Even prior to the EPA's adoption of ORVR requirements, in 1993 the EPA adopted Onboard Diagnostic (OBD) System requirements for passenger cars and light trucks, and eventually did so for heavy-duty gasoline vehicles up to 14,000 lbs GVWR.[10] These systems are designed to monitor the in-use performance of various vehicle emission control systems and components including evaporative emission controls.[11] ORVR systems are basically a subset of evaporative emission systems because they share the same vapor lines, purge valves, purge lines, and activated carbon canister. OBD II systems were phased in for these vehicle classes over the period from 1994-1996 for lighter vehicles and 2005-2007 for heavy-duty gasoline vehicles, so during the same time frame that manufacturers were implementing ORVR into their vehicles, they already had implemented or were implementing OBD II systems.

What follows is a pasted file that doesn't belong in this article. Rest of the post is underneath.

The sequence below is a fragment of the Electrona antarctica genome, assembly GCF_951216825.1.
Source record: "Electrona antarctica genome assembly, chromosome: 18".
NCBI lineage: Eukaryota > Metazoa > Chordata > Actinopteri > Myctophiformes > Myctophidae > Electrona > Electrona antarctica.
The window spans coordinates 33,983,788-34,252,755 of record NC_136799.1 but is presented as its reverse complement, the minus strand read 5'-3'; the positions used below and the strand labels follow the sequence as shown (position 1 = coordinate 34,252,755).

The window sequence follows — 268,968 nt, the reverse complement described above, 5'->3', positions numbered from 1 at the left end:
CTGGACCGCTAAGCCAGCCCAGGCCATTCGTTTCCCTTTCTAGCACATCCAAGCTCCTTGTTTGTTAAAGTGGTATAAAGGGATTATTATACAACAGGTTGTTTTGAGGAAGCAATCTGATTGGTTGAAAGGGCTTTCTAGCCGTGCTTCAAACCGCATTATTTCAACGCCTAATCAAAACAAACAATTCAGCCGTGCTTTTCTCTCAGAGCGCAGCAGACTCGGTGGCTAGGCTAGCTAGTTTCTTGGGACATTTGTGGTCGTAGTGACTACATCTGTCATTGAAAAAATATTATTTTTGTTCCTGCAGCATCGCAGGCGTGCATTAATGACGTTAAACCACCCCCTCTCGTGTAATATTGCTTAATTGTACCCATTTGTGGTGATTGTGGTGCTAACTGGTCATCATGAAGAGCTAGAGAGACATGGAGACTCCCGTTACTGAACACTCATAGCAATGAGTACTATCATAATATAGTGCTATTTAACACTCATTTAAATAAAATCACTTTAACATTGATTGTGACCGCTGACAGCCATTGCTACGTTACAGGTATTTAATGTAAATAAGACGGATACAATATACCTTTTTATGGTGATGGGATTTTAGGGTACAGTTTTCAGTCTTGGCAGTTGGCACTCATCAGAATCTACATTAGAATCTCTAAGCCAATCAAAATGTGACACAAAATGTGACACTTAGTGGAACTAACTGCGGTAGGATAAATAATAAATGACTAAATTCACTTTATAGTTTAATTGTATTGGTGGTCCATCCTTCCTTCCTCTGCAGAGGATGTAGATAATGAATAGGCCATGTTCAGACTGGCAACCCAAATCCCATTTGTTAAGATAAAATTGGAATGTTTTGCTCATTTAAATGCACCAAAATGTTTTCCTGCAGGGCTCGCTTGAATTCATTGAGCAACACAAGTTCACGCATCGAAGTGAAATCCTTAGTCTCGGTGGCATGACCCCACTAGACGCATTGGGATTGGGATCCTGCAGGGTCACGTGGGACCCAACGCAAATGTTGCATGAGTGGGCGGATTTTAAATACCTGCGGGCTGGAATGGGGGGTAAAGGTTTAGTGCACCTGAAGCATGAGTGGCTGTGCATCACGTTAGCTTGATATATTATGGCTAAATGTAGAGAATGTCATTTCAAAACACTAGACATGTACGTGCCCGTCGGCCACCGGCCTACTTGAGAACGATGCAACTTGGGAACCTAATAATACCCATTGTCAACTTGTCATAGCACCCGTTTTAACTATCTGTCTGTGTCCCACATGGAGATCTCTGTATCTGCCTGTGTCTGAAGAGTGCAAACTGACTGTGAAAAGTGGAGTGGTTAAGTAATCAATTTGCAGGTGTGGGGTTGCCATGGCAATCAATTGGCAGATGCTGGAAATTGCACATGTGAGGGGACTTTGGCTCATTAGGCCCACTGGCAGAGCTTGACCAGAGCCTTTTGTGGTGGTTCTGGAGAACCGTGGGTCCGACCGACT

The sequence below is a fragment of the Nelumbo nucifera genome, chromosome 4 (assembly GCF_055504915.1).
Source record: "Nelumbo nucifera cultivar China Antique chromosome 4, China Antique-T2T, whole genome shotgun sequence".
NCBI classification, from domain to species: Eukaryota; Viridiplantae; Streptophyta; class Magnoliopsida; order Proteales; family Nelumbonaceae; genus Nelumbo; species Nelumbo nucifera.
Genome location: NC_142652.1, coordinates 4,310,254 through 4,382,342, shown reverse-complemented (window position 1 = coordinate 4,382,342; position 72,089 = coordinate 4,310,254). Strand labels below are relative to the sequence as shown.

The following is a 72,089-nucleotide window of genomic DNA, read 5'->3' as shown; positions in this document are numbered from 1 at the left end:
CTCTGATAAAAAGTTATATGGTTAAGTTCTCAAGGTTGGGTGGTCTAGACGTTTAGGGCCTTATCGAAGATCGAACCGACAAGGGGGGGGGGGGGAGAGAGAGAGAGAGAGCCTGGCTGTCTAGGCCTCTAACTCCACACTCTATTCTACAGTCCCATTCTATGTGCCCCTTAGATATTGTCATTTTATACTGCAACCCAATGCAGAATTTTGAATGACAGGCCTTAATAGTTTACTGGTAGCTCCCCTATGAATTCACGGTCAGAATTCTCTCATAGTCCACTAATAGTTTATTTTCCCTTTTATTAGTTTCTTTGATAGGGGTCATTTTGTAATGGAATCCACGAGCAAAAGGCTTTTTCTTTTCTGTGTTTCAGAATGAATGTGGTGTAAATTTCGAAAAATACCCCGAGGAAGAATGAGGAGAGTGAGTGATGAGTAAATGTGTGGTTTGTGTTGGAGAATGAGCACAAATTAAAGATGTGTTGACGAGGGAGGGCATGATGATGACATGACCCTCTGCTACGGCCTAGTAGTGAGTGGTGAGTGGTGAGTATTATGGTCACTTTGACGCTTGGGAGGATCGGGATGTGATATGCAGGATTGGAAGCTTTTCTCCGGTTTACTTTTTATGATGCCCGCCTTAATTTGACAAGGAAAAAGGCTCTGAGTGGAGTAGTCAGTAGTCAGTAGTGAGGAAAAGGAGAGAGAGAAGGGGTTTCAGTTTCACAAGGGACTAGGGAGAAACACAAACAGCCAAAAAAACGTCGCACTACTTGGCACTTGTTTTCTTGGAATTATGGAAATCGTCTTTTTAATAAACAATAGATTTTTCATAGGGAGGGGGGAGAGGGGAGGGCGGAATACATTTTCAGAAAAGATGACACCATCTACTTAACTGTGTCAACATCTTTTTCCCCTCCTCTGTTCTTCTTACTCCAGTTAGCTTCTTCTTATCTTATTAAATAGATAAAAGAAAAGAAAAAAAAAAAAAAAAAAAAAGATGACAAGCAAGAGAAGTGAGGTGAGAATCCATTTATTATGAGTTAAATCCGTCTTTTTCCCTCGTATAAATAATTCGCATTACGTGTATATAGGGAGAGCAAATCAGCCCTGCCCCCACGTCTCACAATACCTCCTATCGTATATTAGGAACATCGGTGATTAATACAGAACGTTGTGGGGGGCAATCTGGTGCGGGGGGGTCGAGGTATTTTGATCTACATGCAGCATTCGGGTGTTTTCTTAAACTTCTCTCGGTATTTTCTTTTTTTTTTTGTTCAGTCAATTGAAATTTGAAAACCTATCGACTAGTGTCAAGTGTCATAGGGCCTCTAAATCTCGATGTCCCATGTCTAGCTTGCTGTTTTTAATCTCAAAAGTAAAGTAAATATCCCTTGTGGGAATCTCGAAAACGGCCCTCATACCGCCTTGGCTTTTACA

In 2000, the EPA published a report addressing the effectiveness of OBD II control systems.[12] This study concluded that enhanced evaporative and ORVR emission control systems are durable and low emitting relative to the FTP (Federal Test Procedure) enhanced evaporative emission standards and that OBD II evaporative emissions checks are a suitable replacement for functional evaporative emission tests in state inspection/maintenance programs.

D. Incompatibility Between Some Vapor Recovery Systems